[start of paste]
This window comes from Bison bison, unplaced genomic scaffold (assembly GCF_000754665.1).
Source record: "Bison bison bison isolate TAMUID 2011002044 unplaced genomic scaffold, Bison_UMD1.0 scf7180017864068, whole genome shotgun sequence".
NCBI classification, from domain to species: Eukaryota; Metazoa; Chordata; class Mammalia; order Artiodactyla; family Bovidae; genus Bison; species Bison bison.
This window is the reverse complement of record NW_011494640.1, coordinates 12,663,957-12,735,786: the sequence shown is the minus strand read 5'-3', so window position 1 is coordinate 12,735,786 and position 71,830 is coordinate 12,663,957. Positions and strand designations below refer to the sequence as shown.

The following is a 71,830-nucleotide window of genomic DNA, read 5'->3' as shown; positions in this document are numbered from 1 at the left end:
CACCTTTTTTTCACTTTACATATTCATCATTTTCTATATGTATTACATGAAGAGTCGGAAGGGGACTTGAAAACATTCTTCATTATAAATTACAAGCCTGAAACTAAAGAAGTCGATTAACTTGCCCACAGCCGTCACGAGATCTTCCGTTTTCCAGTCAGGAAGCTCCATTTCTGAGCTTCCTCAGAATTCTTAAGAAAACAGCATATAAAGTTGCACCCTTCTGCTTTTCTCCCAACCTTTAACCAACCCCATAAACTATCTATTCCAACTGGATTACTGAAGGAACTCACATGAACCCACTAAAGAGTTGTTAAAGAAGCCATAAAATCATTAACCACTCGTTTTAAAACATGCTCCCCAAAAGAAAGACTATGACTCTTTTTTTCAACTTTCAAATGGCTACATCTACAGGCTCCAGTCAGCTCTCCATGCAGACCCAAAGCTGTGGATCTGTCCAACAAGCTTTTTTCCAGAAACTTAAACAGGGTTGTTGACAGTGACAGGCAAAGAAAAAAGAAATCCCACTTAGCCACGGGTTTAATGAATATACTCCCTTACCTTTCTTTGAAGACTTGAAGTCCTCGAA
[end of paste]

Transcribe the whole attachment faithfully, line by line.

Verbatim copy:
This window comes from Bison bison, unplaced genomic scaffold (assembly GCF_000754665.1).
Source record: "Bison bison bison isolate TAMUID 2011002044 unplaced genomic scaffold, Bison_UMD1.0 scf7180017864068, whole genome shotgun sequence".
NCBI classification, from domain to species: Eukaryota; Metazoa; Chordata; class Mammalia; order Artiodactyla; family Bovidae; genus Bison; species Bison bison.
This window is the reverse complement of record NW_011494640.1, coordinates 12,663,957-12,735,786: the sequence shown is the minus strand read 5'-3', so window position 1 is coordinate 12,735,786 and position 71,830 is coordinate 12,663,957. Positions and strand designations below refer to the sequence as shown.

The following is a 71,830-nucleotide window of genomic DNA, read 5'->3' as shown; positions in this document are numbered from 1 at the left end:
CACCTTTTTTTCACTTTACATATTCATCATTTTCTATATGTATTACATGAAGAGTCGGAAGGGGACTTGAAAACATTCTTCATTATAAATTACAAGCCTGAAACTAAAGAAGTCGATTAACTTGCCCACAGCCGTCACGAGATCTTCCGTTTTCCAGTCAGGAAGCTCCATTTCTGAGCTTCCTCAGAATTCTTAAGAAAACAGCATATAAAGTTGCACCCTTCTGCTTTTCTCCCAACCTTTAACCAACCCCATAAACTATCTATTCCAACTGGATTACTGAAGGAACTCACATGAACCCACTAAAGAGTTGTTAAAGAAGCCATAAAATCATTAACCACTCGTTTTAAAACATGCTCCCCAAAAGAAAGACTATGACTCTTTTTTTCAACTTTCAAATGGCTACATCTACAGGCTCCAGTCAGCTCTCCATGCAGACCCAAAGCTGTGGATCTGTCCAACAAGCTTTTTTCCAGAAACTTAAACAGGGTTGTTGACAGTGACAGGCAAAGAAAAAAGAAATCCCACTTAGCCACGGGTTTAATGAATATACTCCCTTACCTTTCTTTGAAGACTTGAAGTCCTCGAA